Some gardens had vegetable patches; neat rows of lettuce, beans and potatoes and other emerging vegetables. Log piles, compost heaps and insect hotels were in abundance, with bird feeders and bird houses hanging from tall branches. Many had quiet, shady corners with a small chair and table tucked away, and you just know it's a peaceful spot where the occupant can rest from their gardening for a while with a good book and a Pimms. In some there were benches positioned to get the best view over the flowers, others had seating facing the river which winds it way around the back of the Close with endless views over the Harnham Water Meadows and the waterfowl which glide past.

Back garden of a house in Salisbury Cathedral Close

Many back gardens gave you wonderful views of the brickwork of their ancient homes, bricked in windows and doors, random tiles, windows in curious places, all showing how the home had evolved over the centuries. You can see how the houses back on to each other, the hotch potch jumble of additions and extensions and chimneys. Some had the Close walls as part of their garden walls, the ancient soft grey, lichen clad bricks a permanent backdrop to their climbing roses.

The event is a popular one, particularly in sunny weather, and the Close is filled with a certain demographic: middle class people d'un certain âge with women in flowery, floaty sundresses, men in chinos and positively everywhere you look, panama hats and wide brimmed sun hats. The snippets of conversation you hear as you shuffle through the gardens include intense discussion of irises, alliums and roses, the merits of dead heading and admiration of the garden sculptures.

Musicians in garden of the Deanery Cathedral Close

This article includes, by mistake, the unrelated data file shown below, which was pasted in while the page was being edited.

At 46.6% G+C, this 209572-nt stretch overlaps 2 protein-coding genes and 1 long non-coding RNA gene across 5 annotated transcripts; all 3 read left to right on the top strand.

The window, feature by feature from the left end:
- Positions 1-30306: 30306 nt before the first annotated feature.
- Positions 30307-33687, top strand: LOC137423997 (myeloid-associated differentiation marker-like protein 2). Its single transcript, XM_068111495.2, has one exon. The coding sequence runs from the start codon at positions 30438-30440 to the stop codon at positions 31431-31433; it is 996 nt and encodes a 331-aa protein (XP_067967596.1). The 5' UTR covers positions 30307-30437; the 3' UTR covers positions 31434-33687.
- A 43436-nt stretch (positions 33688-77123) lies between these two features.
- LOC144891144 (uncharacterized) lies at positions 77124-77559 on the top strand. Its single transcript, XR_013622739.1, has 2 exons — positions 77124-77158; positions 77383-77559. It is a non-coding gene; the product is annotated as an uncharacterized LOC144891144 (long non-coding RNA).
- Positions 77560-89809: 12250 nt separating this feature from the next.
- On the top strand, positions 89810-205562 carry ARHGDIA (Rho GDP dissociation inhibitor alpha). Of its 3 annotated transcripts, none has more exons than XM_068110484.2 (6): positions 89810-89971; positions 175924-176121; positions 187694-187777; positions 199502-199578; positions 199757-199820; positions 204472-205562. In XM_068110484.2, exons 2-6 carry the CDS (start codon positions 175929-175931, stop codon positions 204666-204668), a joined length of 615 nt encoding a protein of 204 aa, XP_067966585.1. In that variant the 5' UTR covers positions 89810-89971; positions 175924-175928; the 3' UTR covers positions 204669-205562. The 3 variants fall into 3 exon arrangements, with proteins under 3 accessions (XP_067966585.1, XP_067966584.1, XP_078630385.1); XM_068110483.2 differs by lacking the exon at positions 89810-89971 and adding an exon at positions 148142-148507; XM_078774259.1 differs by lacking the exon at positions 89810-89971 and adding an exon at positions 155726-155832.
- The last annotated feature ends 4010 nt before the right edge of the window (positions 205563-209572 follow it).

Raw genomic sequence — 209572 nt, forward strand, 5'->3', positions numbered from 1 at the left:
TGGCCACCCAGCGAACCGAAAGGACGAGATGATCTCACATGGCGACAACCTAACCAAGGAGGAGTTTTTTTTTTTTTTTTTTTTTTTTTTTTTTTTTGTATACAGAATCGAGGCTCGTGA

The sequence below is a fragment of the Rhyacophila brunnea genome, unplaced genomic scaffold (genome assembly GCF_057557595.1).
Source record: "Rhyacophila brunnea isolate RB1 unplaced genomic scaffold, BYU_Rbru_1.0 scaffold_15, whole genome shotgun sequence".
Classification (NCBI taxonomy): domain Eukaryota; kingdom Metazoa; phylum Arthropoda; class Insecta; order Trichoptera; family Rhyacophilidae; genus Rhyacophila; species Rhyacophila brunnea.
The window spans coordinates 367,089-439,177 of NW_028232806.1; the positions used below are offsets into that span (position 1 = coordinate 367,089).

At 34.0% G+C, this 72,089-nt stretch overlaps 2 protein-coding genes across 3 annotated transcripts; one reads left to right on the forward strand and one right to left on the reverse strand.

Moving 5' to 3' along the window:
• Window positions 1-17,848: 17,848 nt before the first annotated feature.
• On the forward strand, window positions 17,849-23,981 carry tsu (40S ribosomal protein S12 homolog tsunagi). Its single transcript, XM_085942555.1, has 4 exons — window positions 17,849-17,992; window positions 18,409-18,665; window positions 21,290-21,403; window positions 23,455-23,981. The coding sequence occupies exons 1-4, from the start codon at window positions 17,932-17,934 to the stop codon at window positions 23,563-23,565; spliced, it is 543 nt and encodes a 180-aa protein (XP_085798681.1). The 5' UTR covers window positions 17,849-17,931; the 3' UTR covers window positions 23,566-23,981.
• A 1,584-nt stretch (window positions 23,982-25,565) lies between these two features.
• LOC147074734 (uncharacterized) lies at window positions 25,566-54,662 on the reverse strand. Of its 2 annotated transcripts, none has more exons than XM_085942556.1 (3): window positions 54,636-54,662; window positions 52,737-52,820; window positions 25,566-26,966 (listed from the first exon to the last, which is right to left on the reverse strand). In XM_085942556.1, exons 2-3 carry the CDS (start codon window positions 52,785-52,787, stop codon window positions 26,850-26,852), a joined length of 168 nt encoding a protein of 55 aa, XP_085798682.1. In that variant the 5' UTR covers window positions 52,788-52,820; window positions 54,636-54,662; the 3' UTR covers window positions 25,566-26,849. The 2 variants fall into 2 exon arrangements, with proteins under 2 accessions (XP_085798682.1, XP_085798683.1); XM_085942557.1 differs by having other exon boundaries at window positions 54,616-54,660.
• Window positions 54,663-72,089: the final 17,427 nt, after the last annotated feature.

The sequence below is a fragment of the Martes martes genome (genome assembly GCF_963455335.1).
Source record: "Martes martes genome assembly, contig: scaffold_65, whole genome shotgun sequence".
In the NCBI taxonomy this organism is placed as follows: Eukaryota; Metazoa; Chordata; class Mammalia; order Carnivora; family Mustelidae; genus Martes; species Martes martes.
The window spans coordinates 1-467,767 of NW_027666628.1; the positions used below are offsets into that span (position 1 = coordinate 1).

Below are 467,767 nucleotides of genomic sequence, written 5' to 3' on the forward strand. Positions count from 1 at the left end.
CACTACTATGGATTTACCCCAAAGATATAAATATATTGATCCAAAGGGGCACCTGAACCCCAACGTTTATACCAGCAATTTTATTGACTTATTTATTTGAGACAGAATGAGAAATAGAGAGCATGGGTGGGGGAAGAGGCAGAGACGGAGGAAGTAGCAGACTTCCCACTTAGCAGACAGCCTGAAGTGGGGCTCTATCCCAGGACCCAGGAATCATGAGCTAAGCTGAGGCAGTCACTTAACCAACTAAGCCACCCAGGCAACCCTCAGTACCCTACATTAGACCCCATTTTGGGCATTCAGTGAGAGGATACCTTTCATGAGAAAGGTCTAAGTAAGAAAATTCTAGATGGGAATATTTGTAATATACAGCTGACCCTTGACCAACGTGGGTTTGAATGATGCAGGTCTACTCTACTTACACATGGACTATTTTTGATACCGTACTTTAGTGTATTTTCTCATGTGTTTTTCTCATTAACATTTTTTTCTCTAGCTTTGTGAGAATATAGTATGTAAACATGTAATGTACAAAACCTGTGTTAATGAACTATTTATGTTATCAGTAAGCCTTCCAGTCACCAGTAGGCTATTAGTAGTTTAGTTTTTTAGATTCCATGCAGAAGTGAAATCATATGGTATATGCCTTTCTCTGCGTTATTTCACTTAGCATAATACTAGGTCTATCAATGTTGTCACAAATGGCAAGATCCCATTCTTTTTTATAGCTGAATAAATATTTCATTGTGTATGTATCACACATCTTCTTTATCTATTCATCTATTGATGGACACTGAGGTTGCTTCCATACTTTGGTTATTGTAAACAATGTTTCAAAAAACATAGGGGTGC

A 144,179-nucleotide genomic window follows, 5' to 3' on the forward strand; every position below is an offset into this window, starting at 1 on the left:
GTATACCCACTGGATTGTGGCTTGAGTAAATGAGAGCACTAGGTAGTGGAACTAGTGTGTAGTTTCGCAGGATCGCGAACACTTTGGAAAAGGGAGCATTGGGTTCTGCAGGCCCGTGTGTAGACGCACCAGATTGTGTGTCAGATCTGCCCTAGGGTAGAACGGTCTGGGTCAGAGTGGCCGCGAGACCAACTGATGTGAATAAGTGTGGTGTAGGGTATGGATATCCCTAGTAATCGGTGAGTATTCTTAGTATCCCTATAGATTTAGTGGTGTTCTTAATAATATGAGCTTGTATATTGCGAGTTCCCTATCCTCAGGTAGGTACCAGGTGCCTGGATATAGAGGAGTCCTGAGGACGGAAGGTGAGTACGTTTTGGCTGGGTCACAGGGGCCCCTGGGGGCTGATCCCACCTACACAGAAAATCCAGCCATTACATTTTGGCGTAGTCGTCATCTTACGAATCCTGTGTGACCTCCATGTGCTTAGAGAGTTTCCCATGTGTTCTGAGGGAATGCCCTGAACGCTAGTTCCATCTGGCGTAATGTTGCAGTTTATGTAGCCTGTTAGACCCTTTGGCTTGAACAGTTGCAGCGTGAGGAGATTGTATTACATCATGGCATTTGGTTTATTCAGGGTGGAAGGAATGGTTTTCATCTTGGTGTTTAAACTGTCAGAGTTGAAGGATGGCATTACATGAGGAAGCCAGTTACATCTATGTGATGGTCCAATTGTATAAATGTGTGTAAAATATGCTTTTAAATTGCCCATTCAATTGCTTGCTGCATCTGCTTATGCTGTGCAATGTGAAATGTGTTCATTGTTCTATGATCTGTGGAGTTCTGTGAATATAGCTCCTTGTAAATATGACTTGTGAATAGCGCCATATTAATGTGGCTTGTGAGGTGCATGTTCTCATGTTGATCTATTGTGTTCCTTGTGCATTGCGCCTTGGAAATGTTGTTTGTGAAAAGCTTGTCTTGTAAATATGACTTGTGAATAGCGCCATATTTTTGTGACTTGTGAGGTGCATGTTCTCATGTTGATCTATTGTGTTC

Some of the gardens had the owners in situ and visitors would approach to ask them how they cared for a particularly tricky perennial, how often did they prune, what was the name of that flowering shrub? I was particularly amused by a visitor to the grandest of all the gardens, which had a very formal layout including statues, who was bemoaning the boring box hedging the owner had put in, saying it showed a complete lack of imagination and was indicative of 'new money'.

Entertainment is laid on with musicians who travelled around the gardens, and tea and cake is available for sale in the South Canonry, which is the Bishop's Palace. A huge expanse of gardens as it sits on a bend in the river, it was fascinating to see inside the hallowed walls. Many years ago as a youngster at school in the building next door, I caught the headmistress peering over the school walls - she told me she was just trying to sneakily see what the Bishop was growing in his garden. After all these years, I finally got the chance to see for myself.

The Canonry grounds are the perfect place to wander through wild meadow areas with frothy cow parsley as tall as you are, admire the organic vegetable garden and watch the river lapping at the reeds on the bank. People lounged on the grass eating cake and relishing the sunshine in such a beautiful setting. It is the perfect way to end an afternoon exploring the secret gardens of the Cathedral Close.


Visiting the Secret Gardens of Salisbury's Cathedral Close

The event takes place towards the end of May/early June - follow the Friends of Salisbury Cathedral or Open Gardens for exact dates and timings.

Tickets cost £10 each (in 2023) and all proceeds go to charity.

If you are not able to visit when the secret gardens event is on, you can still do a fascinating walk around the Cathedral Close.

Why not combine it with a visit to Salisbury Cathedral or do the Harnham Water Meadows Walk to see the Cathedral and Close from a different angle?